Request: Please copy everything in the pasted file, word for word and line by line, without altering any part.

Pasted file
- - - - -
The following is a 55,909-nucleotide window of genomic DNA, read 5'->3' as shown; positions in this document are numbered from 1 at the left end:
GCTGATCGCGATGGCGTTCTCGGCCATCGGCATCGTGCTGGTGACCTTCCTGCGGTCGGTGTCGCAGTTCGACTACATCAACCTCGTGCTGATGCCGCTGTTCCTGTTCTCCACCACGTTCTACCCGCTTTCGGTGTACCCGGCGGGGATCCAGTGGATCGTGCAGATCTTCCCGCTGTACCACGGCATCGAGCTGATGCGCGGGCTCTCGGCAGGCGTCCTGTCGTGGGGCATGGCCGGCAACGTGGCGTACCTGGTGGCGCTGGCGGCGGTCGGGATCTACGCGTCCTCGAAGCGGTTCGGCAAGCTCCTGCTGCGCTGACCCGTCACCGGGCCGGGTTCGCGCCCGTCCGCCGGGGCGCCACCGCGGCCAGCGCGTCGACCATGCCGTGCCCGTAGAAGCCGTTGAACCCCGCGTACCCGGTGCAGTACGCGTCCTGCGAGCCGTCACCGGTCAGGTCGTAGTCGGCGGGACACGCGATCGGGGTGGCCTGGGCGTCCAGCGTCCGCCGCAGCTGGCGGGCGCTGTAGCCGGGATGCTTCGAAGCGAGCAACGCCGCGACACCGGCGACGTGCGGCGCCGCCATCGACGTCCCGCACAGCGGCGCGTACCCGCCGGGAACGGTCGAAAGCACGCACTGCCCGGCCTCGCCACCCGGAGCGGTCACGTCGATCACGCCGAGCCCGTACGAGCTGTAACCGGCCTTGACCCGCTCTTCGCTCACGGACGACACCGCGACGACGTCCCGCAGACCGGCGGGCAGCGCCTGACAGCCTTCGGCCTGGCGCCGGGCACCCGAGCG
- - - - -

The following is a 55,909-nucleotide window of genomic DNA, read 5'->3' as shown; positions in this document are numbered from 1 at the left end:
GCTGATCGCGATGGCGTTCTCGGCCATCGGCATCGTGCTGGTGACCTTCCTGCGGTCGGTGTCGCAGTTCGACTACATCAACCTCGTGCTGATGCCGCTGTTCCTGTTCTCCACCACGTTCTACCCGCTTTCGGTGTACCCGGCGGGGATCCAGTGGATCGTGCAGATCTTCCCGCTGTACCACGGCATCGAGCTGATGCGCGGGCTCTCGGCAGGCGTCCTGTCGTGGGGCATGGCCGGCAACGTGGCGTACCTGGTGGCGCTGGCGGCGGTCGGGATCTACGCGTCCTCGAAGCGGTTCGGCAAGCTCCTGCTGCGCTGACCCGTCACCGGGCCGGGTTCGCGCCCGTCCGCCGGGGCGCCACCGCGGCCAGCGCGTCGACCATGCCGTGCCCGTAGAAGCCGTTGAACCCCGCGTACCCGGTGCAGTACGCGTCCTGCGAGCCGTCACCGGTCAGGTCGTAGTCGGCGGGACACGCGATCGGGGTGGCCTGGGCGTCCAGCGTCCGCCGCAGCTGGCGGGCGCTGTAGCCGGGATGCTTCGAAGCGAGCAACGCCGCGACACCGGCGACGTGCGGCGCCGCCATCGACGTCCCGCACAGCGGCGCGTACCCGCCGGGAACGGTCGAAAGCACGCACTGCCCGGCCTCGCCACCCGGAGCGGTCACGTCGATCACGCCGAGCCCGTACGAGCTGTAACCGGCCTTGACCCGCTCTTCGCTCACGGACGACACCGCGACGACGTCCCGCAGACCGGCGGGCAGCGCCTGACAGCCTTCGGCCTGGCGCCGGGCACCCGAGCG